How I Coach An Amateur Writer


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[Note: I offer various services at a site called because I like to–certainly not for big bucks. Last weekend a mother/housewife asked me to critique her blog. Here’s what happened next, starting with my critique. Maybe my advice will help a few other writers, too]

Dear ___,

To be perfectly honest, I agree with your family and friends. Before the end of the first paragraph I recognized a born writer, with a genuine gift for crafting snappy, friendly, giddyup observations. I also like your imaginative POV: talking to intangibles, or sitting in your urine. This is good stuff, young lady. Do yourself a favor and keep writing. Do the rest of us a favor and do more of it.

To write really well means writing a lot, and making each reader feel close to you. The second one you’ve got covered. Here are a couple of signs that you don’t write as much as you should:

1) Long paragraphs and sentences. Find the old book on readability by Dr. Rudolph Flesch. His advice about writing short words and short paragraphs has never been as valuable as in the age of blogs. If you write more you’ll gravitate away from long-longs, but his book is a good shortcut.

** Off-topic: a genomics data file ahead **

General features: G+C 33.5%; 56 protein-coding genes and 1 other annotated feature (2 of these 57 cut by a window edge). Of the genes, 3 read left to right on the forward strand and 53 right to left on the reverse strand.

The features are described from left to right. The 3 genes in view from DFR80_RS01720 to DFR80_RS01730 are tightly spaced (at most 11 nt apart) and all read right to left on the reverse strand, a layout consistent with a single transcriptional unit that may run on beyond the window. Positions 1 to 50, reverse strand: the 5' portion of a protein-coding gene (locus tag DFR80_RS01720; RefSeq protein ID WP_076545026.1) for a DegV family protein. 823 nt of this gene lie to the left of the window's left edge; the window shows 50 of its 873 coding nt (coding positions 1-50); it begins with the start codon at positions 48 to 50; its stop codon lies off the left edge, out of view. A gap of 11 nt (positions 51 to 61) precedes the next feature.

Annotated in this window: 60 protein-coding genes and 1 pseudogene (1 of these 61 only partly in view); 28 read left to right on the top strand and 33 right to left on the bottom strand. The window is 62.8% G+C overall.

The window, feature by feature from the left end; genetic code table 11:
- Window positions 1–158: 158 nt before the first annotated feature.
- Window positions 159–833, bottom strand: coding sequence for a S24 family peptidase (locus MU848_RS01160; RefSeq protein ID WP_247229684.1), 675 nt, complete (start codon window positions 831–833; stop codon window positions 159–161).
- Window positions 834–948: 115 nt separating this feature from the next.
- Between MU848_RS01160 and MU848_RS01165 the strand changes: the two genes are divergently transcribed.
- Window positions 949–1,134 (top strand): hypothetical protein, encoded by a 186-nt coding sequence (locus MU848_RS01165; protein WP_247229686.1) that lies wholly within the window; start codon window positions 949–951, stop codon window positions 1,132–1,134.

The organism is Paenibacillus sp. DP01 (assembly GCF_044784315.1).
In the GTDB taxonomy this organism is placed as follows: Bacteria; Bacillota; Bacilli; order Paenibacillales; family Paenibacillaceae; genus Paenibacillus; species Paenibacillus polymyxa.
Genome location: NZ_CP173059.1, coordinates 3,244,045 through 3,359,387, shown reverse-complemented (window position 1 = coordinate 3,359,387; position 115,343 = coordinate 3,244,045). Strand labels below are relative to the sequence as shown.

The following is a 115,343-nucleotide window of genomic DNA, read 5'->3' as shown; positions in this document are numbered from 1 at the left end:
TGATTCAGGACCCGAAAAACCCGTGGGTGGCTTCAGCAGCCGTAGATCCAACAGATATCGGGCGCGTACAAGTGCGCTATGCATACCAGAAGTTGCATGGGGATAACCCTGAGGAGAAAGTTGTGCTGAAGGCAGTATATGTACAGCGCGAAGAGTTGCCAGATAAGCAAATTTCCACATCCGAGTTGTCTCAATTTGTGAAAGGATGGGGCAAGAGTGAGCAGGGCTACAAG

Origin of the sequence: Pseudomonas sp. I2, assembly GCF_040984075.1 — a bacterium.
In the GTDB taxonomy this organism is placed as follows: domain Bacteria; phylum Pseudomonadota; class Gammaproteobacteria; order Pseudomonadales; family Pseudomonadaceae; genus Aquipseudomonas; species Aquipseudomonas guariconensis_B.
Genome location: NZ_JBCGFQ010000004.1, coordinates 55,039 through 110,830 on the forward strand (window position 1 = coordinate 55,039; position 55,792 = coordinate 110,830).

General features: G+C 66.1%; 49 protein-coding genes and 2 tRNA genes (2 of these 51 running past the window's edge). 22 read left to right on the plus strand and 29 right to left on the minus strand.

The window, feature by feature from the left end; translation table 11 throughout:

2) Use even more visuals. You have a great eye, but it turns inward a little too often. Add atmospherics. The shades in a tablecloth in sunlight, the texture of the edge of a building, the tilt of a head, stuff like that. Trust your instincts about what’s worth noting in the visual world and write it down, before you can talk yourself out of it. (And don’t forget to read everything out loud to the great editors on your head)

Apply this test to everything you write: * Is this rich with relevance? * Proof? * Value? You’re weakest in the last, being a little afraid to let go. Knock our socks off with more pithy insights and little surprises. You’re capable of changing the way people look at everyday things and events, and that’s what made Erma Bombeck a very wealthy lady. And you already have enough for a book.

Finally but most importantly, congratulations on being such a wonderful Mom. I was trained as a parenting coach, and my three amazing grown daughters are the finest people I know. I can tell a lovely job when I see it …….

Dear Carey,

It’s taken me a day to get back to you, partly because I’ve been overwhelmed by your words and partly because I am trying to figure out how to convey my feelings without being too wordy!

I can tell you I cried when I read your message. I guess I just didn’t expect such a positive response and such a huge compliment. I am realizing how insecure I am about my writing. Or maybe it is just so personal to me and I feel really vulnerable. It was quite scary to even [ask you for advice] in the first place and I expected to hear something like, “That’s a nice little blog. You should just keep writing for your friends and family.”

I so appreciate your critique and I found it very helpful. I would love to have a writing coach, or I guess that’s called an editor? Wouldn’t that be nice! But for now I will just try to do more writing.

It’s actually pretty funny that you said I needed to write more, because that is all I ever hear from my ‘followers’ who tell me they love my writing, but it’s too infrequent. Maybe they aren’t just being nice. Maybe I really can do something with this writing thing.